Biography of JACK LEONARD SHADBOLT
SHADBOLT, Jack Leonard RCA, BCSA, CGP, CSPWC, OC (1909-1998). Born in Shoeburyness, England, Shadbolt came to Victoria, British Columbia in 1912, and studied education at the Victoria Normal School (1929); evenings under Fred Varley at the Vancouver School of Art, Vancouver, British Columbia (1933-1936); with Victor Pasmore and William Coldstream at the Euston Road School of Art, London, England (1937-1938); with Andre L’hote at the Académie de la Grande Chaumiere, Paris, France (1938); and at the Art Students’ League, New York City, New York (1948-1949). He also travelled to France, Italy and Greece (1956-1961), and Iran, Afghanistan, Nepal and India (1975-1976), and met and was influenced by Emily Carr. Working in a wide variety of mediums including oil, acrylic, watercolour, gouache, latex, crayon, charcoal, pencil, ink, linocuts, serigraph, lithography, and mixed media collage, he is best known for his semi-abstract and symbolic images based on the West Coast landscape, nature and animals. His early work (1930s & 1940s) is illustrative, done mostly in pen, pencil and watercolour, and usually depicts Vancouver street scenes, landmarks, and buildings. He explored transformation themes in his ‘Butterfly’ series in 1988. He worked in a variety of styles from Social Realism to Surrealism to Abstract Expressionism. He worked as a high school art teacher (1928-1937), was an official war artist in 1945, taught at an Emma Lake workshop, Saskatchewan (1955), and taught at the Vancouver School of Art (1938-1966). He married Doris Meisel in 1945. He wrote two books, In Search of Form (1968) and Mind’s I (1973). He died in Vancouver, British Columbia. He received a Guggenheim award in 1957 and honorary doctorates from the University of Victoria in 1973, the University of British Columbia in 1978, and Simon Fraser University in 1978. He held solo exhibitions of his work at the VAG in 1936-1991, AGO in 1950, AGGV in 1954, 1961, 1980, 1988, SAM in 1958, EAG in 1964, BAG in 1967 and 1996, NGC in 1970, and the GM in 1991, and exhibited at the Sao Paulo Biennale in 1953, the Venice Biennale in 1956, the NGC Biennale in 1955-1961 and 1965, with the RCA in 1941, 1942 and 1964, and the MMFA in 1947-1968. His murals are located in the Edmonton International Airport, Charlottetown Confederation Centre, and the National Arts Centre in Ottawa. His work is in the collections of the AGGV, AGH, AGO, BAGF, CCAB, GM, MAC, MAG, MMFA, NGC, SAM, SFU, VAG, and WAG.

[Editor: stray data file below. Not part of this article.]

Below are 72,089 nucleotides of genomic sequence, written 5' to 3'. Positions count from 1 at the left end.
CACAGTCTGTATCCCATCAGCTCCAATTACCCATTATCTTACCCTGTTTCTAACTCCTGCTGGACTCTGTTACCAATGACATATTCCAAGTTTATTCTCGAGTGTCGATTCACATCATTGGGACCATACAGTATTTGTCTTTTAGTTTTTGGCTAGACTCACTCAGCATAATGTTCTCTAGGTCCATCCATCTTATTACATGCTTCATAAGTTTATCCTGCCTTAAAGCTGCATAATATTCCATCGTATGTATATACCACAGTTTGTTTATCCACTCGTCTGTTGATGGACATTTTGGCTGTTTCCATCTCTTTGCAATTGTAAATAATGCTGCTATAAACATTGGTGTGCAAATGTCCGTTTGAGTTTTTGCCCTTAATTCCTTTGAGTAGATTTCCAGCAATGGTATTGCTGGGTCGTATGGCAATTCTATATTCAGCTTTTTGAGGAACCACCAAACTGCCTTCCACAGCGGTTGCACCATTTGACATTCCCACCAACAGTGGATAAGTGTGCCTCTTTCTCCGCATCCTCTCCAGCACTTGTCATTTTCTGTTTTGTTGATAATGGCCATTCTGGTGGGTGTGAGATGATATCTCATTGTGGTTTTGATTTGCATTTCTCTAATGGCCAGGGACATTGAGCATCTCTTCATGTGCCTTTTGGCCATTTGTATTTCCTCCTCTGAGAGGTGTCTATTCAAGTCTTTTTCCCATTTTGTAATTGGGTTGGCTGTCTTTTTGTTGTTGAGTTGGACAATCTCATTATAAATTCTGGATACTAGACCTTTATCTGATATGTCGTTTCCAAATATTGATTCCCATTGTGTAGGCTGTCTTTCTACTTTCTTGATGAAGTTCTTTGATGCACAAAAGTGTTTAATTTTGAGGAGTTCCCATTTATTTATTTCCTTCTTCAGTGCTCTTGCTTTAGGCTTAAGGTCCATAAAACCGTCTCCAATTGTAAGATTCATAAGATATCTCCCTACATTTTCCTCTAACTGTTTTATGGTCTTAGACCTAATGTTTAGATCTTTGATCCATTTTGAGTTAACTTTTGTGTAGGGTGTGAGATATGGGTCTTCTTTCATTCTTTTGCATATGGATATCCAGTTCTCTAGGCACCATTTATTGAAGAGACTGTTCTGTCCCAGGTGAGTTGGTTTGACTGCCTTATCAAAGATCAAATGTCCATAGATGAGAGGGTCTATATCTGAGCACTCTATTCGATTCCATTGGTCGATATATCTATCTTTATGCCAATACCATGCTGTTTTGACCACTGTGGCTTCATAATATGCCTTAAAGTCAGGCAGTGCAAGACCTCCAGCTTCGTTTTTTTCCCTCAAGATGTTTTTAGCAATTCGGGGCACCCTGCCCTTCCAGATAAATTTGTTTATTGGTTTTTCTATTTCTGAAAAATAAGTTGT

Biographical Information Courtesy of The Collector's Dictionary of Canadian Artists at Auction, Volume IV: S-Z
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